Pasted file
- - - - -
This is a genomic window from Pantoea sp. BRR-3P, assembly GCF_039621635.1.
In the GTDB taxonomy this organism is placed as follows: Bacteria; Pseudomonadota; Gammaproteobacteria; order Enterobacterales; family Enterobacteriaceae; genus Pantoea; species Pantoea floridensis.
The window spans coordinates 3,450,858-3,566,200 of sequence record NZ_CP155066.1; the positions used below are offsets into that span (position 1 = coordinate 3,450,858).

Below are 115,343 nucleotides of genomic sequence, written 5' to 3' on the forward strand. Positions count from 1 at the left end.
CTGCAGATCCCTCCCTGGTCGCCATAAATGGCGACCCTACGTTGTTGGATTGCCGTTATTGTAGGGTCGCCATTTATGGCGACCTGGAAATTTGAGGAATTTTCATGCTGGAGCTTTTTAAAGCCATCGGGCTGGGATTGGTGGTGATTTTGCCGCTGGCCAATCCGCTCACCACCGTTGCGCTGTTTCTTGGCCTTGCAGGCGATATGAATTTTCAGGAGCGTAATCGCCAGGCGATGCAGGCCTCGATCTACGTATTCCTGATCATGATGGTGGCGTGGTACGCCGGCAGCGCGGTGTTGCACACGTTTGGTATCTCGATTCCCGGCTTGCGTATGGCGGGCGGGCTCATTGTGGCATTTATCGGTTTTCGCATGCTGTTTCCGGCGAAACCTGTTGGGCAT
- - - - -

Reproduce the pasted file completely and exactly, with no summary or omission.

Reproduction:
This is a genomic window from Pantoea sp. BRR-3P, assembly GCF_039621635.1.
In the GTDB taxonomy this organism is placed as follows: Bacteria; Pseudomonadota; Gammaproteobacteria; order Enterobacterales; family Enterobacteriaceae; genus Pantoea; species Pantoea floridensis.
The window spans coordinates 3,450,858-3,566,200 of sequence record NZ_CP155066.1; the positions used below are offsets into that span (position 1 = coordinate 3,450,858).

Below are 115,343 nucleotides of genomic sequence, written 5' to 3' on the forward strand. Positions count from 1 at the left end.
CTGCAGATCCCTCCCTGGTCGCCATAAATGGCGACCCTACGTTGTTGGATTGCCGTTATTGTAGGGTCGCCATTTATGGCGACCTGGAAATTTGAGGAATTTTCATGCTGGAGCTTTTTAAAGCCATCGGGCTGGGATTGGTGGTGATTTTGCCGCTGGCCAATCCGCTCACCACCGTTGCGCTGTTTCTTGGCCTTGCAGGCGATATGAATTTTCAGGAGCGTAATCGCCAGGCGATGCAGGCCTCGATCTACGTATTCCTGATCATGATGGTGGCGTGGTACGCCGGCAGCGCGGTGTTGCACACGTTTGGTATCTCGATTCCCGGCTTGCGTATGGCGGGCGGGCTCATTGTGGCATTTATCGGTTTTCGCATGCTGTTTCCGGCGAAACCTGTTGGGCAT